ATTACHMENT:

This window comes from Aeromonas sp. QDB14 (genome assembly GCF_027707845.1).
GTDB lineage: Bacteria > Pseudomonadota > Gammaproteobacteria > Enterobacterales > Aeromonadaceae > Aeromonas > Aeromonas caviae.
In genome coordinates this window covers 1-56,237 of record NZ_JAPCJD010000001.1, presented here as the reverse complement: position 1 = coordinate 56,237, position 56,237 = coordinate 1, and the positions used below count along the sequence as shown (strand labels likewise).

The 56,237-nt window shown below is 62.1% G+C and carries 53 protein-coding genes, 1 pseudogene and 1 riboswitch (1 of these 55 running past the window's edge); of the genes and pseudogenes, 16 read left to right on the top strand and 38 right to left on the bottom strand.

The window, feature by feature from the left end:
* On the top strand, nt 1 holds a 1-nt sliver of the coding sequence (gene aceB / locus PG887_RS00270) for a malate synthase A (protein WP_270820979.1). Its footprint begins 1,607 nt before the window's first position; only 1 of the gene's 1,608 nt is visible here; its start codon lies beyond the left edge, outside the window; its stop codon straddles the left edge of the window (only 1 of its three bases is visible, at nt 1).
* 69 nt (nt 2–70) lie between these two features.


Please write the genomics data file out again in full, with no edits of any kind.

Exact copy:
This window comes from Aeromonas sp. QDB14 (genome assembly GCF_027707845.1).
GTDB lineage: Bacteria > Pseudomonadota > Gammaproteobacteria > Enterobacterales > Aeromonadaceae > Aeromonas > Aeromonas caviae.
In genome coordinates this window covers 1-56,237 of record NZ_JAPCJD010000001.1, presented here as the reverse complement: position 1 = coordinate 56,237, position 56,237 = coordinate 1, and the positions used below count along the sequence as shown (strand labels likewise).

The 56,237-nt window shown below is 62.1% G+C and carries 53 protein-coding genes, 1 pseudogene and 1 riboswitch (1 of these 55 running past the window's edge); of the genes and pseudogenes, 16 read left to right on the top strand and 38 right to left on the bottom strand.

The window, feature by feature from the left end:
* On the top strand, nt 1 holds a 1-nt sliver of the coding sequence (gene aceB / locus PG887_RS00270) for a malate synthase A (protein WP_270820979.1). Its footprint begins 1,607 nt before the window's first position; only 1 of the gene's 1,608 nt is visible here; its start codon lies beyond the left edge, outside the window; its stop codon straddles the left edge of the window (only 1 of its three bases is visible, at nt 1).
* 69 nt (nt 2–70) lie between these two features.